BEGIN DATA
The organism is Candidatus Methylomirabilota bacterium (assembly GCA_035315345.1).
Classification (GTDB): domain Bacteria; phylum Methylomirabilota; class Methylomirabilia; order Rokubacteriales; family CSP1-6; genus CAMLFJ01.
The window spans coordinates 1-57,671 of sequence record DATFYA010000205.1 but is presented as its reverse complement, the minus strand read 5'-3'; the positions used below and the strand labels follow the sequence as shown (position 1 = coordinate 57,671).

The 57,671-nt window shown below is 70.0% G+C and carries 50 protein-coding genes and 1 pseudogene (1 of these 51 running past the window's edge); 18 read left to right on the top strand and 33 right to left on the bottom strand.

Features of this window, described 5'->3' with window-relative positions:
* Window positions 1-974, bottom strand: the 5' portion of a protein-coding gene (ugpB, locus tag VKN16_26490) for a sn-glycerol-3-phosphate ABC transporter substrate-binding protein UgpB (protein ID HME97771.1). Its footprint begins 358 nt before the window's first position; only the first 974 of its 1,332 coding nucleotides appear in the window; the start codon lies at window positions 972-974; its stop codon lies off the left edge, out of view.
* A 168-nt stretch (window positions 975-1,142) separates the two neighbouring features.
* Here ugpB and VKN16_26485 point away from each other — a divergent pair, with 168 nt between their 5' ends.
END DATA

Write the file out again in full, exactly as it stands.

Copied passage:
The organism is Candidatus Methylomirabilota bacterium (assembly GCA_035315345.1).
Classification (GTDB): domain Bacteria; phylum Methylomirabilota; class Methylomirabilia; order Rokubacteriales; family CSP1-6; genus CAMLFJ01.
The window spans coordinates 1-57,671 of sequence record DATFYA010000205.1 but is presented as its reverse complement, the minus strand read 5'-3'; the positions used below and the strand labels follow the sequence as shown (position 1 = coordinate 57,671).

The 57,671-nt window shown below is 70.0% G+C and carries 50 protein-coding genes and 1 pseudogene (1 of these 51 running past the window's edge); 18 read left to right on the top strand and 33 right to left on the bottom strand.

Features of this window, described 5'->3' with window-relative positions:
* Window positions 1-974, bottom strand: the 5' portion of a protein-coding gene (ugpB, locus tag VKN16_26490) for a sn-glycerol-3-phosphate ABC transporter substrate-binding protein UgpB (protein ID HME97771.1). Its footprint begins 358 nt before the window's first position; only the first 974 of its 1,332 coding nucleotides appear in the window; the start codon lies at window positions 972-974; its stop codon lies off the left edge, out of view.
* A 168-nt stretch (window positions 975-1,142) separates the two neighbouring features.
* Here ugpB and VKN16_26485 point away from each other — a divergent pair, with 168 nt between their 5' ends.